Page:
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RIVERVIEW — To this point, it has proved itself as unbeatable locally as it is unassuming physically. The quartet that comprises Newsome’s best boys relay team knows it scares exactly no one at the starting line.
And the Wolves love it.
“I like it when people try to judge a book by its cover because you kind of get surprised at the end of what’s really inside,” bespectacled No. 3 leg Isaac Baker said.
“We walk on the track, you’ve got a couple of skinny toothpicks, you’ve got a muscle man, we’ve got another muscle guy, and you’re like, ‘Aw, those guys aren’t fast,’ and we just keep quiet waiting for the race to start.”
Meet the group that has spent the past month shattering school records and stereotypes. The Wolves 4x400-meter relay team — Baker, junior Harvey Noah and seniors A.J. Dowse and Adam Mallady — want you thinking they’re a bunch of advanced-placement scholars out for track.
You’d be accurate, though the truth is likely to hurt you more than it hurts them.
“We are underestimated,” said Dowse, the anchor leg who owns a 4.4 GPA and the nickname “White Lightning.” “It kind of helps us run, to prove people wrong.”
Entering the season’s stretch run, the Wolves have dropped their times, but not the baton — ever. The next race they lose will be their first.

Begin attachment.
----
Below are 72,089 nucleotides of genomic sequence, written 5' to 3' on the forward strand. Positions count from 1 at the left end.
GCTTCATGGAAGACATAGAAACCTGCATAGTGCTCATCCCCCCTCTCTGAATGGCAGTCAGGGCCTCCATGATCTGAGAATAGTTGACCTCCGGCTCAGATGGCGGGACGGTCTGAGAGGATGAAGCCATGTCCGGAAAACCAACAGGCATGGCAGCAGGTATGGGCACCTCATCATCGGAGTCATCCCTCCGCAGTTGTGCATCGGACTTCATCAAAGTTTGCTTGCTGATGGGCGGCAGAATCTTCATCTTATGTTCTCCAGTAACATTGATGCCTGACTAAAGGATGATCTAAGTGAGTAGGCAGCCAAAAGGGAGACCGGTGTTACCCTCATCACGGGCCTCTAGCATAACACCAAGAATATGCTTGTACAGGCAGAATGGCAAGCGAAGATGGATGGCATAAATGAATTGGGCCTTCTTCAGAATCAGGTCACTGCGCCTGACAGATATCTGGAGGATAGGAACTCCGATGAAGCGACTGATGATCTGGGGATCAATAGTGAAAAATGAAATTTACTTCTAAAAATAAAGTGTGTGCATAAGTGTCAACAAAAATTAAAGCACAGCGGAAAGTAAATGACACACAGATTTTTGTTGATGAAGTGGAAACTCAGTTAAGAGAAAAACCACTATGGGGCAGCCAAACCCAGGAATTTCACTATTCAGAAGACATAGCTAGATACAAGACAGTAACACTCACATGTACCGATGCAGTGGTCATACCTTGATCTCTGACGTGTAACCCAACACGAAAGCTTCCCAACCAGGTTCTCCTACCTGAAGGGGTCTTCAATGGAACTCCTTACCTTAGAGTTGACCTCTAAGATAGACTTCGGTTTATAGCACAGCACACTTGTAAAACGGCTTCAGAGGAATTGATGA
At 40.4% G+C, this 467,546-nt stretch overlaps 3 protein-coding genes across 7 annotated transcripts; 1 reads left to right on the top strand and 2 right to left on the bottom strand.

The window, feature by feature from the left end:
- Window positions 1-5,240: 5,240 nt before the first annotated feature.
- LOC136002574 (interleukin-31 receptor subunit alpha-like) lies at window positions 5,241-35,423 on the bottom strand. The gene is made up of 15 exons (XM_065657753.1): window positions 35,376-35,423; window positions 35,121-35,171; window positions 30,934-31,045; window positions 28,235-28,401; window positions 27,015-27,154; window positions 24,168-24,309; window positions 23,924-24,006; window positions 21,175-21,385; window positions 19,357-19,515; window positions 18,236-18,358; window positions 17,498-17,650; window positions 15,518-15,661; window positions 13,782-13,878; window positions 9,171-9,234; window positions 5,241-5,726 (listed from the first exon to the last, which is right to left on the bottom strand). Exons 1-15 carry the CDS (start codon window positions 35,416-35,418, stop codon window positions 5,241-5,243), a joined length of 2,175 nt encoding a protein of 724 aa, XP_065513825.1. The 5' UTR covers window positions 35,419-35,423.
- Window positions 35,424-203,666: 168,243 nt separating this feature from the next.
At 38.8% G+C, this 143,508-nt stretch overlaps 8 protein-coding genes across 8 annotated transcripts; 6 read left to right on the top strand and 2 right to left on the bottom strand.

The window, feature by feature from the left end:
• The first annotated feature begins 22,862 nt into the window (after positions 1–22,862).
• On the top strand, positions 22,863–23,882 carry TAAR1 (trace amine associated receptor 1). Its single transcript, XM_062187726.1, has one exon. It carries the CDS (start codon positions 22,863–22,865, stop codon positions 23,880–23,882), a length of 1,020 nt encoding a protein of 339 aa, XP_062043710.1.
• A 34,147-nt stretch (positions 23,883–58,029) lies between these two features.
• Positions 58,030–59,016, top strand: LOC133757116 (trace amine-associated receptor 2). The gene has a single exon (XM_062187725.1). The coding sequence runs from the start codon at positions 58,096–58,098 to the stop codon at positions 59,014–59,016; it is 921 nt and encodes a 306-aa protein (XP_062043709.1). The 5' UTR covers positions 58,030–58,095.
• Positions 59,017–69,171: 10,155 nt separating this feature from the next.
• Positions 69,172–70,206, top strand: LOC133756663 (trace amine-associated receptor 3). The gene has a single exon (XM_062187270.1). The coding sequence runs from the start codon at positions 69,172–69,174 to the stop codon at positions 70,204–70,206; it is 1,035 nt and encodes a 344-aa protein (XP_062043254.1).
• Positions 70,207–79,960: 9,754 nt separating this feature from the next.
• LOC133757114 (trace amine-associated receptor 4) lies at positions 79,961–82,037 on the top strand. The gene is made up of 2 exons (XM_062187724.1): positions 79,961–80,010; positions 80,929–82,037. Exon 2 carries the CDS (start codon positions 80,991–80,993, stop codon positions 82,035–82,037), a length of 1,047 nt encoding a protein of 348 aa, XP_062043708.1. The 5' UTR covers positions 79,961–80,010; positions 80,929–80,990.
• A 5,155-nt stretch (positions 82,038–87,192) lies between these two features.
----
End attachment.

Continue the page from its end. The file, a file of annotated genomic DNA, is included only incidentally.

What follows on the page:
They sprinted into the area’s consciousness three Saturdays ago at the Charles Johnson Invitational at King High, where they set a school record (3:24.68) in astounding fashion.
Trailing runners from Hillsborough and Pompano Beach Ely entering the final turn, Dowse found a seam between the two, then accelerated along the inside lane to win by more than two seconds.
“I was just astonished,” said Dowse, a proficient base-stealer in the South Brandon Little League who discovered track when he failed to make Newsome’s baseball team as a freshman.
“I was like, ‘How did we pull that off?’ It felt like it was kind of a miracle.”
Actually, it was a harbinger of heats to come. A week later, at the USF/Steinbrenner Invitational, Dowse and Co. went even faster (3:23.46). They were set to run at Wednesday’s Western Conference Federal Division meet at Spoto before it was halted by inclement weather.
“Trust” is the key, Baker said. “We have to know each other. We’ve got to know our paces and how we come in. That handoff is what gets us to win.
“I wasn’t sure if (Dowse) was going to be able to take them all (at the Johnson Invitational), but it’s the trust issue. I saw him at that last curve and he just found a hole. I saw him bust through and I knew it was all over.”
Baker and Dowse think the group has a chance to eclipse 3:20, which would’ve earned a top-five finish at last season’s Class 4A state meet. They formed half the Newsome team that placed 14th in that race.
Their speed and seasoning, combined with the other pair’s upside, make their goal reasonable.
Noah, the rangiest of the group, appears to have the most physical promise. Mallady, a cornerback/free safety on Newsome’s football team, is healthy again after sustaining a stress fracture in his back last spring. Dowse says Mallady may be even faster than before.
All the better to fracture perceptions.
“We’re young and it’s just (three weeks) before we’ve got districts,” said Mallady, the No. 2 leg. “I think we can shave a lot more time off. A.J. and Isaac, they just keep getting better.”